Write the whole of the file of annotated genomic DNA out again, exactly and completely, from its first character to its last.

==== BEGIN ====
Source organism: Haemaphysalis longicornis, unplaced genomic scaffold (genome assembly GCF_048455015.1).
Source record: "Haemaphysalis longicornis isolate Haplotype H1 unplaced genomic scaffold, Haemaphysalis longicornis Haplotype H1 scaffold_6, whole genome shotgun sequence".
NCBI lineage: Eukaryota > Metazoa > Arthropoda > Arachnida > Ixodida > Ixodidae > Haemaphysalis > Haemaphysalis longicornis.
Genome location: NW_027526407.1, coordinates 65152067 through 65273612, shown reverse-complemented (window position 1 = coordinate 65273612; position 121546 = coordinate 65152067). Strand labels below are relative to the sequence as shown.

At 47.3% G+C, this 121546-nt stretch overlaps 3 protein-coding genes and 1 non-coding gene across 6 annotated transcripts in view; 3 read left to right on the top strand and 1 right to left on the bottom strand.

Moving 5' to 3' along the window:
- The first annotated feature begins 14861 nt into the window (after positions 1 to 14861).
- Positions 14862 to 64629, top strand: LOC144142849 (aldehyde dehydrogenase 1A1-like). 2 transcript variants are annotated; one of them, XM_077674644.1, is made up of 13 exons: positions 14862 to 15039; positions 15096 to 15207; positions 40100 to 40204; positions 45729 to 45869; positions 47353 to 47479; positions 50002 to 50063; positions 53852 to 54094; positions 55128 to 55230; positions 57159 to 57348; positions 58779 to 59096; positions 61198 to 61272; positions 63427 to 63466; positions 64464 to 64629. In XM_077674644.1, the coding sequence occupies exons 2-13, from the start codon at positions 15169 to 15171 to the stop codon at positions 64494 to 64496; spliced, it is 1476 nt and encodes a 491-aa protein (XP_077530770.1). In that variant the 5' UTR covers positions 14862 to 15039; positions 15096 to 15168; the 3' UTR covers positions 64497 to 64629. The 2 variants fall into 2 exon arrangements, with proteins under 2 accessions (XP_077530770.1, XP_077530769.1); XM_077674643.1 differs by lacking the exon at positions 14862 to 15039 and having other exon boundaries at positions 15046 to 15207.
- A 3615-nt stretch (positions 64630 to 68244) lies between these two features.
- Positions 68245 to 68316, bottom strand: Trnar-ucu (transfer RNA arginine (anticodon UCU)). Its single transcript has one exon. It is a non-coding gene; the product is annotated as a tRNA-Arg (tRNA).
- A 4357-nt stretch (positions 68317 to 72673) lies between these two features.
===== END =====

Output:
Source organism: Haemaphysalis longicornis, unplaced genomic scaffold (genome assembly GCF_048455015.1).
Source record: "Haemaphysalis longicornis isolate Haplotype H1 unplaced genomic scaffold, Haemaphysalis longicornis Haplotype H1 scaffold_6, whole genome shotgun sequence".
NCBI lineage: Eukaryota > Metazoa > Arthropoda > Arachnida > Ixodida > Ixodidae > Haemaphysalis > Haemaphysalis longicornis.
Genome location: NW_027526407.1, coordinates 65152067 through 65273612, shown reverse-complemented (window position 1 = coordinate 65273612; position 121546 = coordinate 65152067). Strand labels below are relative to the sequence as shown.

At 47.3% G+C, this 121546-nt stretch overlaps 3 protein-coding genes and 1 non-coding gene across 6 annotated transcripts in view; 3 read left to right on the top strand and 1 right to left on the bottom strand.

Moving 5' to 3' along the window:
- The first annotated feature begins 14861 nt into the window (after positions 1 to 14861).
- Positions 14862 to 64629, top strand: LOC144142849 (aldehyde dehydrogenase 1A1-like). 2 transcript variants are annotated; one of them, XM_077674644.1, is made up of 13 exons: positions 14862 to 15039; positions 15096 to 15207; positions 40100 to 40204; positions 45729 to 45869; positions 47353 to 47479; positions 50002 to 50063; positions 53852 to 54094; positions 55128 to 55230; positions 57159 to 57348; positions 58779 to 59096; positions 61198 to 61272; positions 63427 to 63466; positions 64464 to 64629. In XM_077674644.1, the coding sequence occupies exons 2-13, from the start codon at positions 15169 to 15171 to the stop codon at positions 64494 to 64496; spliced, it is 1476 nt and encodes a 491-aa protein (XP_077530770.1). In that variant the 5' UTR covers positions 14862 to 15039; positions 15096 to 15168; the 3' UTR covers positions 64497 to 64629. The 2 variants fall into 2 exon arrangements, with proteins under 2 accessions (XP_077530770.1, XP_077530769.1); XM_077674643.1 differs by lacking the exon at positions 14862 to 15039 and having other exon boundaries at positions 15046 to 15207.
- A 3615-nt stretch (positions 64630 to 68244) lies between these two features.
- Positions 68245 to 68316, bottom strand: Trnar-ucu (transfer RNA arginine (anticodon UCU)). Its single transcript has one exon. It is a non-coding gene; the product is annotated as a tRNA-Arg (tRNA).
- A 4357-nt stretch (positions 68317 to 72673) lies between these two features.